Pulmonary hypoplasia (PH) refers to deficient or incomplete development of parts of the lung. It can develop as a result of a number of other in utero anomalies.
The true prevalence is not well known (1.4% of all births according to Knox et al. 13), but in cases of premature rupture of membranes at 15-28 weeks gestation, the reported prevalence of pulmonary hypoplasia ranges from 9 to 28% 2.
It is characterized by the presence of both bronchi (albeit rudimentary) and alveoli in an under-developed lobe. Both the size and the weight of the lung is reduced.
There are normally four stages of fetal lung development where the pathological process can occur at any level
- embryonic: from conception ~5th week
- pseudoglandular: from ~5th-17th week
- canalicular: from ~16th- 24th week: this stage may be more affected by oligohydramnios
- terminal sac or alveolar period: from 24th week to term and beyond
There are several key factors required for the adequate development of the lung. These are:
- sufficient amniotic fluid volumes
- adequate volume of the thoracic cavity
- normal breathing movement
- normal fluid within the lung
A deficiency in any of these could lead to pulmonary hypoplasia.
Most cases of pulmonary hypoplasia are secondary to other congenital anomalies or pregnancy complications. Some cases however can occur as a primary event 5.
With secondary causes, it can result from factors directly or indirectly compromising the thoracic space available for lung growth.
Intrathoracic causes include:
- congenital diaphragmatic hernia: most common intrathoracic cause
- extralobar sequestration
- agenesis of the diaphragm
- mediastinal mass(es)/tumor(s)
- decreased pulmonary vascular (arterial) perfusion
Extra-thoracic causes include:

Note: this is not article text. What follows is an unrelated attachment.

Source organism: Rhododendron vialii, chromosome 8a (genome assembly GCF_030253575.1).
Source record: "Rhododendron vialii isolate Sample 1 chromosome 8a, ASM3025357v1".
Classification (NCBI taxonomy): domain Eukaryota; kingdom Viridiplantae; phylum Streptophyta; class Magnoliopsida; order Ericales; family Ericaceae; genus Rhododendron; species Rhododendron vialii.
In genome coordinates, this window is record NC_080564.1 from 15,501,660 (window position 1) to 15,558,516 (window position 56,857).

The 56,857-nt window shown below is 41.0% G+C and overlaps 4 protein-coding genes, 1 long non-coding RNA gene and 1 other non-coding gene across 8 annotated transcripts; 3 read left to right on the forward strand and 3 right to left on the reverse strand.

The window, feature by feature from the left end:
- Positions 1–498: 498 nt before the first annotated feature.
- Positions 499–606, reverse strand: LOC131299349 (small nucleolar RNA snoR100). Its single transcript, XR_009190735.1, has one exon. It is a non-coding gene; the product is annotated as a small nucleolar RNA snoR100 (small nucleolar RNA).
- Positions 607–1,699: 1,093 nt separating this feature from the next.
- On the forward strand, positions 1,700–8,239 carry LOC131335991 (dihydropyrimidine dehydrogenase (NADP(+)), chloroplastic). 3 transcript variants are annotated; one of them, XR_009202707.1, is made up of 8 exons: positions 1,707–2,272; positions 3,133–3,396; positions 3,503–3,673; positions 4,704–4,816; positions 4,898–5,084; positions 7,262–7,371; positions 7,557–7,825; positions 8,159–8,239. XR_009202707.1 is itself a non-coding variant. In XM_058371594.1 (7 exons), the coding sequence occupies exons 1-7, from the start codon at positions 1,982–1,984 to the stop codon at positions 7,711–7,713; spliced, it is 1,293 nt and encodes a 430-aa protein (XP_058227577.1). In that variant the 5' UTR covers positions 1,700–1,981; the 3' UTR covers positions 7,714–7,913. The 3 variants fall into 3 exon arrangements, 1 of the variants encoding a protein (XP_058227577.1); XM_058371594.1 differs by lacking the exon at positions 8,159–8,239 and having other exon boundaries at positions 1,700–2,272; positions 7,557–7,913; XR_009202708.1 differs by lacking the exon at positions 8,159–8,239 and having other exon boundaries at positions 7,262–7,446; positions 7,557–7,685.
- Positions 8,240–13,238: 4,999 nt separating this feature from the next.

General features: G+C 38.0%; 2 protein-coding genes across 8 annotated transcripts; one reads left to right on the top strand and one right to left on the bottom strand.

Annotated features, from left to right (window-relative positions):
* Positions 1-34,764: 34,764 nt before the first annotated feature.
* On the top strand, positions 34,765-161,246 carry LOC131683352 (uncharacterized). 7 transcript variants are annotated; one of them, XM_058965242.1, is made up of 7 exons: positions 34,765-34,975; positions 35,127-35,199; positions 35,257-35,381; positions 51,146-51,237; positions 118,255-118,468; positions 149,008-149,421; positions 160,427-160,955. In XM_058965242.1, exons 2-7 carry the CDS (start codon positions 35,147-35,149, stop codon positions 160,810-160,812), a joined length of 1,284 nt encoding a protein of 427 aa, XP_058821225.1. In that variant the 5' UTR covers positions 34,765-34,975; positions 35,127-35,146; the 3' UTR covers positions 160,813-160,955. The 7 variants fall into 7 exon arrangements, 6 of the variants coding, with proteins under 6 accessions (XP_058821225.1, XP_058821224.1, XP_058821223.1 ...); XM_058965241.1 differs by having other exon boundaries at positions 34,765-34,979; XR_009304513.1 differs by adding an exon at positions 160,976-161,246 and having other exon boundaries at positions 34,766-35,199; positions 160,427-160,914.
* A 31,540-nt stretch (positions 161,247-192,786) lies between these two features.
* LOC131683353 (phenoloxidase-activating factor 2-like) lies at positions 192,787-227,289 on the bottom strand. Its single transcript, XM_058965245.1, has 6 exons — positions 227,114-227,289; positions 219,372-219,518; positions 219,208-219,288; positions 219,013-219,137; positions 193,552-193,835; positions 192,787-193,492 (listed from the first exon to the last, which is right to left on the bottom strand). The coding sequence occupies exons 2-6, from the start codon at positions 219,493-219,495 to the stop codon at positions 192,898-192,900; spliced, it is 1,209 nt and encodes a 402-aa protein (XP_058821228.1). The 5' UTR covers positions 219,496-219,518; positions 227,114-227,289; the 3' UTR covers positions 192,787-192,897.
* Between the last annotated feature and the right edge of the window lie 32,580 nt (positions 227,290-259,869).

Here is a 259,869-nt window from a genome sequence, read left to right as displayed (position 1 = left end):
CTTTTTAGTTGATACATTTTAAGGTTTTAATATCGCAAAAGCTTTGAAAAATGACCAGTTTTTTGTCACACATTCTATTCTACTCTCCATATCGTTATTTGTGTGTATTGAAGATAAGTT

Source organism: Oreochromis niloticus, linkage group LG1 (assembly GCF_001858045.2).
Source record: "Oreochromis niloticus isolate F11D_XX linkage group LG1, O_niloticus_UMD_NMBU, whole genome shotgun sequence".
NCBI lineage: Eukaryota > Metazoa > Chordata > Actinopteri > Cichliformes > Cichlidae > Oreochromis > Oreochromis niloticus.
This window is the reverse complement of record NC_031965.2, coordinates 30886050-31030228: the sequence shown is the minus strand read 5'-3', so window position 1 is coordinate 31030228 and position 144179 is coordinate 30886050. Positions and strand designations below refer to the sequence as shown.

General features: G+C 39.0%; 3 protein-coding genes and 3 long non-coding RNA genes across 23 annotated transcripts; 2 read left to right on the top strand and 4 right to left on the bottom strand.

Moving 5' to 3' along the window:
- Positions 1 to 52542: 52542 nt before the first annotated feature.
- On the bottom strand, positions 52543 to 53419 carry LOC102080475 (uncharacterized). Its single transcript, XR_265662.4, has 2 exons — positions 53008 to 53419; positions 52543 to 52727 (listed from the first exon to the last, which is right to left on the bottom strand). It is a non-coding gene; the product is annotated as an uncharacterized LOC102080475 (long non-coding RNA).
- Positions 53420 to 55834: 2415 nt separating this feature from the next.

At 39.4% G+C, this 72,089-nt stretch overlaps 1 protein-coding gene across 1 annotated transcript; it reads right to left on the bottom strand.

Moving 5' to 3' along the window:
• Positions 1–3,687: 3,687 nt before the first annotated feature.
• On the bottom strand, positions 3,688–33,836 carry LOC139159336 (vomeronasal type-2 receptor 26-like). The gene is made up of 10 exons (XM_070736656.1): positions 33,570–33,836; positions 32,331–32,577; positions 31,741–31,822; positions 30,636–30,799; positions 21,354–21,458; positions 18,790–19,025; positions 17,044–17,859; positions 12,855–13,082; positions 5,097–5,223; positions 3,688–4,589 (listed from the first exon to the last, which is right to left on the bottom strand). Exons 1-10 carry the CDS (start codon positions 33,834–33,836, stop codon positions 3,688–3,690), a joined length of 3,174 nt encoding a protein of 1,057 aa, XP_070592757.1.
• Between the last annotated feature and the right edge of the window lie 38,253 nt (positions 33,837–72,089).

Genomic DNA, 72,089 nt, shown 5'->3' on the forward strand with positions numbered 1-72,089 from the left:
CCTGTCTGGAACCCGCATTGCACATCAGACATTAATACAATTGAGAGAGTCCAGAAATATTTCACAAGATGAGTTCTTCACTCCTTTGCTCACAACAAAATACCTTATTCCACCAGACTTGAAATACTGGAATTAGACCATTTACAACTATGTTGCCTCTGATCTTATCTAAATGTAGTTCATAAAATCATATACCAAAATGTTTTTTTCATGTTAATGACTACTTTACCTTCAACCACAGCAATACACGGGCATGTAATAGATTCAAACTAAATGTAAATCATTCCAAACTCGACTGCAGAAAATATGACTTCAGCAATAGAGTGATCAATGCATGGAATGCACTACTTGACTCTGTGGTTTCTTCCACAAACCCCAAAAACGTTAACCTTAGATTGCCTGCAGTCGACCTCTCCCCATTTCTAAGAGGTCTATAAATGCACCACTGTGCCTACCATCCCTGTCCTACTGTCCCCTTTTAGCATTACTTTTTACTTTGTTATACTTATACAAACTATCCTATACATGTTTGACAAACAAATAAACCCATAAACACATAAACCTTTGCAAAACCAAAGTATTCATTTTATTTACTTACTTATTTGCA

- oligohydramnios and its causes
- skeletal dysplasias, especially those causing a narrow fetal thorax
- large intra-abdominal mass compressing the thorax
- neuromuscular conditions interfering with fetal breathing
Other associations include:
Antenatal ultrasound may show ancillary features such as the presence of oligohydramnios and/or also show any of the causative anomalies.
Several sonographic parameters may give indirectly clues as to the presence and extent of pulmonary hypoplasia. Such include:
- fetal lung : head ratio: reduced (ratios <1 usually indicate a poor prognosis)
- fetal chest circumference (or thoracic circumference (TC)) 6: reduced
(In the case of intra-thoracic causes, both these parameters can be normal)
- thoracic : abdominal circumference ratio <0.6 15
- femur length : abdominal circumference ratio <0.16 15
Peripheral pulmonary arterial resistance is often increased with pulmonary hypoplasia.
Fetal MRI may be useful to more accurately calculate lung volumes:
- T1: normal fetal lung is usually low signal on T1; more to be added
- T2: normal fetal long is usually high signal on T2; more to be added
- HASTE: fetuses with pulmonary hypoplasia are thought to have low signal 1
Treatment and prognosis
The presence or development of pulmonary hypoplasia is often a critical determining feature in fetal survival in context of other potential causative anomalies. Treatment will significantly depend on the presence of underlying/associated anomalies.
In adult cases of unilateral pulmonary hypoplasia, consider conditions associated with a small hemithorax such as:
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